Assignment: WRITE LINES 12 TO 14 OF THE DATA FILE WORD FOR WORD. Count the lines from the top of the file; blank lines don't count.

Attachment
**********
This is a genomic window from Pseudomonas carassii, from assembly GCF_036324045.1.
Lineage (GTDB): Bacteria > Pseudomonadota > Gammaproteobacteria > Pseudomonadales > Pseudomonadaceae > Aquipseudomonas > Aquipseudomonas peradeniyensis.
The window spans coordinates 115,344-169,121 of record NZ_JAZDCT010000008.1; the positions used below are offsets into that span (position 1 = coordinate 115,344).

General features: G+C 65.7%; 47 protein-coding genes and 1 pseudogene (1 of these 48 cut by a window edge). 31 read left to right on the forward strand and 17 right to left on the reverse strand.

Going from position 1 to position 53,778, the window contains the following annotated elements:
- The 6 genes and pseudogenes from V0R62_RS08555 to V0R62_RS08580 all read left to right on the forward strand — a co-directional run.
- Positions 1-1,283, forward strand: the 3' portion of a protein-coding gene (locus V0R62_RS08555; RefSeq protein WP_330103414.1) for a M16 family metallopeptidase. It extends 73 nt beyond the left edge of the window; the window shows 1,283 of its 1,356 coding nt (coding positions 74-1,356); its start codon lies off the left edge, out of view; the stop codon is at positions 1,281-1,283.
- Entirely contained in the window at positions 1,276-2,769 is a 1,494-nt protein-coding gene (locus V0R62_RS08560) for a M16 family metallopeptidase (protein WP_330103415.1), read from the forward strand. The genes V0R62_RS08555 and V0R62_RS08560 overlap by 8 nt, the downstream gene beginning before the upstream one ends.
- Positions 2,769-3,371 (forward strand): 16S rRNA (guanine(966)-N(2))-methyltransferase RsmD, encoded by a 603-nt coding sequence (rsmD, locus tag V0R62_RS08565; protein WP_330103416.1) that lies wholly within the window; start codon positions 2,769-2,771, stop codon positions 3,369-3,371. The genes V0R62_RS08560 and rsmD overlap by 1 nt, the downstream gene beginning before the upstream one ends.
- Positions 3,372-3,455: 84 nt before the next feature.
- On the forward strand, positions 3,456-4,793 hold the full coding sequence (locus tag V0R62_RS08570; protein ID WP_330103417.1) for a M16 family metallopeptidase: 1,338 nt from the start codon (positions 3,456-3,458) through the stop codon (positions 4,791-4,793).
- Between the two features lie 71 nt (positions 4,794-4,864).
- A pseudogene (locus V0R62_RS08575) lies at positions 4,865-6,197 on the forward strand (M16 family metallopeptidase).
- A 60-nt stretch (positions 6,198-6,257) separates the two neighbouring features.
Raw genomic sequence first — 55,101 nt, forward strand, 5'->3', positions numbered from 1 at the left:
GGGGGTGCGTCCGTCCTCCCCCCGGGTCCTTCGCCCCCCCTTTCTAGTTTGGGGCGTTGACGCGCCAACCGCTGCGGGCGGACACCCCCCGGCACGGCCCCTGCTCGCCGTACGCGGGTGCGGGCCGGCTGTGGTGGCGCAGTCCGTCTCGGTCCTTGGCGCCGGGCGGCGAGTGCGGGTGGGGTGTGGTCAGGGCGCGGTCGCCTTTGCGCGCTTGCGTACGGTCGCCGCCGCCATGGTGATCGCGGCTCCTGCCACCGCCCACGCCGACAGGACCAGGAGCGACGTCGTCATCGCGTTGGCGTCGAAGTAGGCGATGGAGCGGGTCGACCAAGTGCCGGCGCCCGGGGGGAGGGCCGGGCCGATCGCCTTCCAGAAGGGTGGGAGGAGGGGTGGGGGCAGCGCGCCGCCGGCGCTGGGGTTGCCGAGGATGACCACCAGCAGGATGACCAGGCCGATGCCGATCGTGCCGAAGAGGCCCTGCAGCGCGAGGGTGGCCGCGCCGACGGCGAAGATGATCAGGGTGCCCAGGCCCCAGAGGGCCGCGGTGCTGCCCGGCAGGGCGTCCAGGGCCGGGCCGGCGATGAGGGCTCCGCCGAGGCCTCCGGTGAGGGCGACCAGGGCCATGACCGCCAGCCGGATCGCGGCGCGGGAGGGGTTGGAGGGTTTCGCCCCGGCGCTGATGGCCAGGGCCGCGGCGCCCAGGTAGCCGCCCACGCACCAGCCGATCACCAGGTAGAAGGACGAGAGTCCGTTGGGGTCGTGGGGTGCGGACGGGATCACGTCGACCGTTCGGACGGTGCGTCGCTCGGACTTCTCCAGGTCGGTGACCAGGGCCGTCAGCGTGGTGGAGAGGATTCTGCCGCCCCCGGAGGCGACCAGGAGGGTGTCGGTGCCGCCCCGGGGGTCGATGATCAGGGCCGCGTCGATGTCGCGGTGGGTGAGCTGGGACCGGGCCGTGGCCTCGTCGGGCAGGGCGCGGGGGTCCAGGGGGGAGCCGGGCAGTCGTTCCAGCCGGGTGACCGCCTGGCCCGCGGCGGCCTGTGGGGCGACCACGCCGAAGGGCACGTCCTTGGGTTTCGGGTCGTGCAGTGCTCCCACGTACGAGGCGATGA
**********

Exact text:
- Between the two features lie 71 nt (positions 4,794-4,864).
- A pseudogene (locus V0R62_RS08575) lies at positions 4,865-6,197 on the forward strand (M16 family metallopeptidase).
- A 60-nt stretch (positions 6,198-6,257) separates the two neighbouring features.